Ed Kretz Wins The 200-Mile National Road Race Championship

West Coast entrant rides an Indian to the first National Championship of 1936, at Savannah

By E.c. Smith, Photography by Unknown

At 56 laps-just 5 laps from the finish-Kretz was out in front again, but apparently by about “no” seconds. He was given the hurry-up signal, and he hurried. Several other fellows were given the same signal. They all responded. By the time the 58th lap came up fans began going “screwy.” They knew that Kretz, Tancrede, Chasteen and Edwards were right in the same lap. Like the real veteran riders they were, they flashed over the line for another lap. The pits were jibberish. Fellows usually pretty sane were beginning to let go. Preparations were started to receive the finishers.

Up went the 59th lap. Necks stretched for favorites. Where was he? He sure was taking a helluva long time getting around. Had he spilled, or run out of gas or--? Time is a strange playmate at a time like that. The hands don’t go around fast enough. Pit men were trying to talk about something-anything-even to “How is your aunt ?”

Out onto the track walked the referee, a yellow flag in his hand. At his side was a chap with a huge blackboard with some rider’s number on it. Down the stretch came a blur. It took shape, a rider head down and going hard. The blackboard turned around and said No.11. He snapped past the flag, glanced at his pit and they signalled “Go.” As if he were not already going plenty strong!

In quick succession the flag was given Al Chasteen, Babe Tancrede and Ralph Edwards.

Again the worry about that last lap. But suddenly out of the bend came Kretz again. The referee walked out and waved the checkered flag. Again he waved it at Chasteen and at Tancrede. Their pits signalled a safety lap. Then came hasty checking. All eyes and ears were trained toward the checking stand. Referee Ellis was busy flagging other riders. The first ones were getting into the pits and were being surrounded by friends and workers.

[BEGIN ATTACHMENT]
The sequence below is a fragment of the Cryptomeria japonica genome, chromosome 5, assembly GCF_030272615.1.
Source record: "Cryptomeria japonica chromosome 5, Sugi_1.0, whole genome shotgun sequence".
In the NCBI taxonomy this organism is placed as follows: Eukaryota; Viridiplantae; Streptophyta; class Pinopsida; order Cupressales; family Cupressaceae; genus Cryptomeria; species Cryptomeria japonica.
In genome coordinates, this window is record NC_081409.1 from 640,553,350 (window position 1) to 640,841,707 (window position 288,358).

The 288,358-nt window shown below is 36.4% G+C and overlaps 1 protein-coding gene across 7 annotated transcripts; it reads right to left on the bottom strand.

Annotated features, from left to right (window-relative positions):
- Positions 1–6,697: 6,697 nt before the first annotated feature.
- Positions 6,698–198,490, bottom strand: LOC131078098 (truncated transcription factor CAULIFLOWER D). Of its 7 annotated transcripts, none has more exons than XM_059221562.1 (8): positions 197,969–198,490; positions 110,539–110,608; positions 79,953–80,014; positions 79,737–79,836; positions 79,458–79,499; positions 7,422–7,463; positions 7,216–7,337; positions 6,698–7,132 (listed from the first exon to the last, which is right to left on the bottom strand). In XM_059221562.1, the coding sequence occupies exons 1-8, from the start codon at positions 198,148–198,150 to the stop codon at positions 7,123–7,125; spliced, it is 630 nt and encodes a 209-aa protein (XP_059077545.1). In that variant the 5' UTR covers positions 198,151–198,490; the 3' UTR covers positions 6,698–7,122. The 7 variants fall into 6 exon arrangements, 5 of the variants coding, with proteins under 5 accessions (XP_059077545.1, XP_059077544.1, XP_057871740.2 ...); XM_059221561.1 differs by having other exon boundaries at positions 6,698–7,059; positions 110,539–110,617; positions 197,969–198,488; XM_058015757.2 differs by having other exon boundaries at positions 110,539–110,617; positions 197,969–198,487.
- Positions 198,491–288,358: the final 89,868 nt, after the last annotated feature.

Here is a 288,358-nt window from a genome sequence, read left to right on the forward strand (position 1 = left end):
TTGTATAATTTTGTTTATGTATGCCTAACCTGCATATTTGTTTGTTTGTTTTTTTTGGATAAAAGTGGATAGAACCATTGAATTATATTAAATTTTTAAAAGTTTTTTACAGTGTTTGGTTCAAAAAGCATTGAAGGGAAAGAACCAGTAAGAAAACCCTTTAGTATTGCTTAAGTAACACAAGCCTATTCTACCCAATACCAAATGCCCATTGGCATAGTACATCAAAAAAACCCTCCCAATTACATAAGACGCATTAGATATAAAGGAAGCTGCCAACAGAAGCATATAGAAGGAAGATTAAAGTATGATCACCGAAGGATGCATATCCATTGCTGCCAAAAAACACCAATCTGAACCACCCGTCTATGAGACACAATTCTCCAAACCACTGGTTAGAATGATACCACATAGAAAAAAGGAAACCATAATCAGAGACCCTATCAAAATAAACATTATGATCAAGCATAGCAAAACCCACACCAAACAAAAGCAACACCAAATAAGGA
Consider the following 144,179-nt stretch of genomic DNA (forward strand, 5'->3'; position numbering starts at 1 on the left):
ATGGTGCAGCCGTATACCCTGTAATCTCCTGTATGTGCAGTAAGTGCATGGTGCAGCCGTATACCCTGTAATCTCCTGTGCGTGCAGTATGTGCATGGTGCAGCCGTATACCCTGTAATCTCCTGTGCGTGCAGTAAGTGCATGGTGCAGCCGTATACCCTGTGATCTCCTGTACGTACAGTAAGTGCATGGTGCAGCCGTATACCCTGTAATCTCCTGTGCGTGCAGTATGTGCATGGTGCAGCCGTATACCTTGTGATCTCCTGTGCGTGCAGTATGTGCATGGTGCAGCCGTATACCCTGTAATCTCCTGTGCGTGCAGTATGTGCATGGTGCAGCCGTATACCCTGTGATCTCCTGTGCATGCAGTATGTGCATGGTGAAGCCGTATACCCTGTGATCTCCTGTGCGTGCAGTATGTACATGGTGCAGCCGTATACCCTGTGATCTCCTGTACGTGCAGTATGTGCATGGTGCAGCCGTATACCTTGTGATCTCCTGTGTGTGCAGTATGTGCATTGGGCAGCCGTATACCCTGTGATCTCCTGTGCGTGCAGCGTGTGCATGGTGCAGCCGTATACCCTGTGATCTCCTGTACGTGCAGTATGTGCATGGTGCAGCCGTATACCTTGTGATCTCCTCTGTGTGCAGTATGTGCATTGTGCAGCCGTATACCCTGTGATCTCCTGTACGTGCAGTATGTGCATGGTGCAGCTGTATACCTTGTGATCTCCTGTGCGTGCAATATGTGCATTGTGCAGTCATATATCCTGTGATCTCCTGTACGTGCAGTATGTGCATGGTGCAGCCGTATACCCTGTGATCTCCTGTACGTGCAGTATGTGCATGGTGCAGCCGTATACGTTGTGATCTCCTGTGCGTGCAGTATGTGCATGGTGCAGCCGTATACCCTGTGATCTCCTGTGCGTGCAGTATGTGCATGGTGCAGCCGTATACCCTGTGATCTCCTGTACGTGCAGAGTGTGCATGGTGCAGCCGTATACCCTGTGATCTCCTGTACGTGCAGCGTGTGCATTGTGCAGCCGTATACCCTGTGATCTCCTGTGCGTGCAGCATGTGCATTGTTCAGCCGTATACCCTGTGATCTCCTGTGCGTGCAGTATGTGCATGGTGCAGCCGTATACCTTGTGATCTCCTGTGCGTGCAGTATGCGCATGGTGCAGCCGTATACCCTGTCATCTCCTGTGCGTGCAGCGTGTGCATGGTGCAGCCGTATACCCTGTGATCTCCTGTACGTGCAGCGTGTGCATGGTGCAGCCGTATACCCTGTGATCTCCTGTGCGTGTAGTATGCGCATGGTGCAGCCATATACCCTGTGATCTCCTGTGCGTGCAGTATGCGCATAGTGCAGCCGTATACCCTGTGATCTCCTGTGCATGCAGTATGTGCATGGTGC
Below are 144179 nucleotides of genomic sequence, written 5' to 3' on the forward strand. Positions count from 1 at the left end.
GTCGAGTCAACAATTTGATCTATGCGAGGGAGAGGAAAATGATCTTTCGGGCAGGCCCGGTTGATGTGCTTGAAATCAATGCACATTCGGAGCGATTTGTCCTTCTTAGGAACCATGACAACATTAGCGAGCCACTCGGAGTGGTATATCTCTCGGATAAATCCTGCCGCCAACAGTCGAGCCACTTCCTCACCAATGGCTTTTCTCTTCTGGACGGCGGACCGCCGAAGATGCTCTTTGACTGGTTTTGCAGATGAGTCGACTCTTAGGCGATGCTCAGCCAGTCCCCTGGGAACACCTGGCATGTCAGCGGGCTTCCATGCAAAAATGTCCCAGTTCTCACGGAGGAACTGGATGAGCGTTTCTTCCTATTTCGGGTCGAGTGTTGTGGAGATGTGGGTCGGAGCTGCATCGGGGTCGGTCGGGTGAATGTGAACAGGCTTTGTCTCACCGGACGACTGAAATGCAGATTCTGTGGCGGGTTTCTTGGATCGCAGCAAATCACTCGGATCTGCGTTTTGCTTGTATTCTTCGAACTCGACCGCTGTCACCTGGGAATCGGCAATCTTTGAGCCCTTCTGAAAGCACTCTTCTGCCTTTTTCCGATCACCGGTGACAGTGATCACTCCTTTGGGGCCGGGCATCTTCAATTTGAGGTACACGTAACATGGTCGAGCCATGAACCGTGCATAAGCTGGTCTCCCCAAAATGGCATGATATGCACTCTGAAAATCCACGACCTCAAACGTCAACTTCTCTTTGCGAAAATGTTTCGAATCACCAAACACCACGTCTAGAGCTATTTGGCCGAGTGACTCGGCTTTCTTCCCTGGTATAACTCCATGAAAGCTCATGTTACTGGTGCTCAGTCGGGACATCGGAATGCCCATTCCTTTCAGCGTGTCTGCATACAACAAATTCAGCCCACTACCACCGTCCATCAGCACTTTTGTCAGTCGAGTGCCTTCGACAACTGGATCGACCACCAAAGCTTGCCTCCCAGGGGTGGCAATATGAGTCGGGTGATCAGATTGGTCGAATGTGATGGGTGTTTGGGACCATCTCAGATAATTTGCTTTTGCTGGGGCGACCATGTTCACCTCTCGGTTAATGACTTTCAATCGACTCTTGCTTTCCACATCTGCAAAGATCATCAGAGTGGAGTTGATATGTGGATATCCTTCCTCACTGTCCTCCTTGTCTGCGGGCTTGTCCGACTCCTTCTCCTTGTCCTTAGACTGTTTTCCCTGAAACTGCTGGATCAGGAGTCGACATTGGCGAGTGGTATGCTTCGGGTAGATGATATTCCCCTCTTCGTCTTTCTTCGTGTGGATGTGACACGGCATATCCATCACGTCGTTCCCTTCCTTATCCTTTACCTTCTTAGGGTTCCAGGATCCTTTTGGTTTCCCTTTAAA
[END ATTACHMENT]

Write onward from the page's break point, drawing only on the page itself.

Suddenly there was a hush. A noise at the speaker indicated the winners were decided. Then it boomed out, “The winner of the 200-mile national championship, Ed Kretz of Corona, California; second place, Babe Tancrede of Woonsocket R.I., and third, Al Chasteen of Oakland, California.” That was as far as the speaker got. All hell broke loose. Cameras were swept aside, long-suffering corns trod upon, Fritzie Baer was talking French-Red Armstrong couldn’t talk at all and was using his hands-Harry Pelton was smoking the wrong end of his cigar and Tancrede, Kretz and Chasteen were shaking hands and giving each other praise.

Kretz won for himself the reputation of being a good clean sportsman. Everyone was glad to see him win, regardless of the make of machine they were pulling for. In fact Bill Harley sounded the keynote of general attitude when he congratulated Kretz, told him he rode a wonderful race and that he deserved to win. Part way through the race we saw Bill near the one bad turn in the course. He asked “Who is that number eleven?” He then added, “The way he rides this bad turn he is going to be hard to beat.” There was nothing wild about the way Kretz handled his machine. He just seemed to know that he had control. And how he did push it. It is a tribute to the machine that it stood the test of the 200 miles at such a pace.

The Savannah event was well handled from beginning to end and everyone, including the contestants seemed to be satisfied. On Sunday night when Referee George Ellis presented the championship medals and the prize money there wasn’t a dissenting argument. Each of the riders in the money was given a hand. The rest of the evening was spent in friendly horseplay and hob-nobbing about the highlights of the race.

By E.c. Smith
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